Pastor, First-time Director Was Shocked When Emmy Winner Agreed to Appear in His Movie

By Stan Friedman

REDWOOD CITY, CA (November 13, 2014) — A neighbor had asked Tony Gapastione “six or seven times” to consider helping a teacher at her child’s school perform Shakespeare.

“I love Shakespeare, that’s what I grew up doing,” says Gapastione, an actor and the creative arts pastor at Peninsula Covenant Church. But “I had no time to direct a bunch of kids, most of whom spoke English as their second language. Finally I said I would meet this teacher.”

loretta DevineGapastione quickly caught the vision, and for the next two years he taught performance arts at local schools where arts budgets had been decimated. It was those experiences with the students and admiration for their teachers that led him to write and direct his first short film.

It also stars Loretta Devine, an Emmy-winning actress who has appeared on television in Boston Public and Grey’s Anatomy as well as in films such as Waiting to Exhale, The Preacher’s Wife, I Am Sam, Urban Legend, and Crash.

The film, 1440 and Counting, tells the story of 67-year-old elementary school teacher Debra Nickel who is counting down her last day of teaching—1,440 minutes. But her life is interrupted by a former student who is out of jail on parole. He is desperate to get his son out of foster care, and he believes Debra (played by Devine) is the only person who can help him.

“In our community, 60 percent of kids aren’t proficient in reading by the time they get to fourth grade, and statistics say that their chance of going to prison is greater,” Gapastione says. “I began to imagine what would happen to these kids and what would happen with those teachers, and all of a sudden this story came to mind about a teacher who was retiring after her 40 years and wondering, ‘Have I done any good? My kids are in gangs, or my kids have been shot, my kids have been deported.’”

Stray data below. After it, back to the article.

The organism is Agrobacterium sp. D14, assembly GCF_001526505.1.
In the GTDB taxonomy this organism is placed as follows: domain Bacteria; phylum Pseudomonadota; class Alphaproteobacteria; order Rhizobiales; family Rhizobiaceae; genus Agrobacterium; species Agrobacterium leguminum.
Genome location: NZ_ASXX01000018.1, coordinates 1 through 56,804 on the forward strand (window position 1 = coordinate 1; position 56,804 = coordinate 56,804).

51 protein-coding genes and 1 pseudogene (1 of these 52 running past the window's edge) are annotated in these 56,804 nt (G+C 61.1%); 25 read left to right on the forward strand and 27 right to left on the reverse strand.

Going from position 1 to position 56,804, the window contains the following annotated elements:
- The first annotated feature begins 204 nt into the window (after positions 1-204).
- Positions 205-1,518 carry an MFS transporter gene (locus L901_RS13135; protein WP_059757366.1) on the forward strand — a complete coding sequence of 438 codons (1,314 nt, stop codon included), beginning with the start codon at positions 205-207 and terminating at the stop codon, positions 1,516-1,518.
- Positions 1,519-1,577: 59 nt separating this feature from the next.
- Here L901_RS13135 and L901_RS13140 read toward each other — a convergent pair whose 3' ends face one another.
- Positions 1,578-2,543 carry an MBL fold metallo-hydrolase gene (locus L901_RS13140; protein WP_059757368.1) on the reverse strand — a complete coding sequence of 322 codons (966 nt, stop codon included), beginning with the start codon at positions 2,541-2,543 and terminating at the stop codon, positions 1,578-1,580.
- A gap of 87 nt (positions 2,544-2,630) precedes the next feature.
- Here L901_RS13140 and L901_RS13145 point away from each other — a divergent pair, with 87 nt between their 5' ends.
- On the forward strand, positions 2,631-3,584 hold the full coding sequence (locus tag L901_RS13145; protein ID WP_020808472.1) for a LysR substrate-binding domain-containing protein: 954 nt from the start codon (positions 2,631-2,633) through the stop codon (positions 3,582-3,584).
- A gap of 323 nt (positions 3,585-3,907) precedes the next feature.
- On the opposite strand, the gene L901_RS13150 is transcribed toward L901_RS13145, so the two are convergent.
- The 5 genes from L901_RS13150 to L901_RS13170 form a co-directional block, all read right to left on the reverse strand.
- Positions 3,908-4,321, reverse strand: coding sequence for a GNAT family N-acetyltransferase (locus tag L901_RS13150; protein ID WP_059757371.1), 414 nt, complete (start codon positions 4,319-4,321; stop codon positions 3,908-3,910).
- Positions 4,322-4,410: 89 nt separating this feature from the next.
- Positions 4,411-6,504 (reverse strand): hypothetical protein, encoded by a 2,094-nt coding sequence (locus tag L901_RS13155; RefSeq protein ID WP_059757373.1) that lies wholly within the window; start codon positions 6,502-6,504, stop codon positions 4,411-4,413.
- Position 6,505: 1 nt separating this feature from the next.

He enlisted the help of some friends and raised $40,000 through Kickstarter. A talent agent whom Gapastione had met and attended a Bible study for actors with in Los Angeles offered to help him cast the film. “I didn’t realize what a top-tier agent he was,” Gapastione says.

On the day he hit his Kickstarter goal, the agent sent him a list of possible actors. At the top of the list was Devine’s name.

“I couldn’t believe it,” Gapastione says. “I’m huge fan and I loved her in Boston Public.” The director sent his resume and script to Devine but remained skeptical about whether an actress of her caliber would want to participate in a short film directed by a first-timer.

When he picked Devine up to start filming this past summer, Gapastione had to ask why she had agreed to portray the role of the teacher.

Gapastione describes what happened when he asked actress Loretta Devine why she agreed to appear in his movie and what it was like to direct the Emmy Award winner.

Devine wasn’t the only experienced actor Gapastione was able to enlist. Jeremy Ray Valdez, who plays the role of the former student, has appeared in nearly 40 TV shows and movies.

Although Gapastione is a full-time pastor, he says the movie is not a “Christian” film though it depicts themes that Christians can relate to. “The whole story is about how every minute of our life is worth something. We might be counting down the minutes until our life is done, or we might look around and see all this collateral damage, but my perspective is there’s this bigger picture for your life.”

Gapastione’s script took fourth place among 200 entries in the 168 Film Festival in Los Angeles. He currently is editing the film and submitting it to other festivals. He was able to submit it to the prestigious Sundance Festival even though it was not completed because they only require that it be 80 percent finished.

“The chance we get in is super small because 8,000 people submit, and there are 150 chosen,” he says. “But I felt good. It was just a bucket list to send something to Sundance.”

Plans are to have the film ready in January next year. The video will only be available at film festivals initially but probably will appear on YouTube at some point, Gapastione says.

Gapastione had to learn some directing basics while on the set.

He hopes the short film will serve as an introduction to his work so he can get backing for larger projects. He already is planning at least two other films, including one that is feature length.

Though the experience of directing was stressful, Gapastione is eager to do it again—as long as it doesn’t mean he has to curtail his acting.

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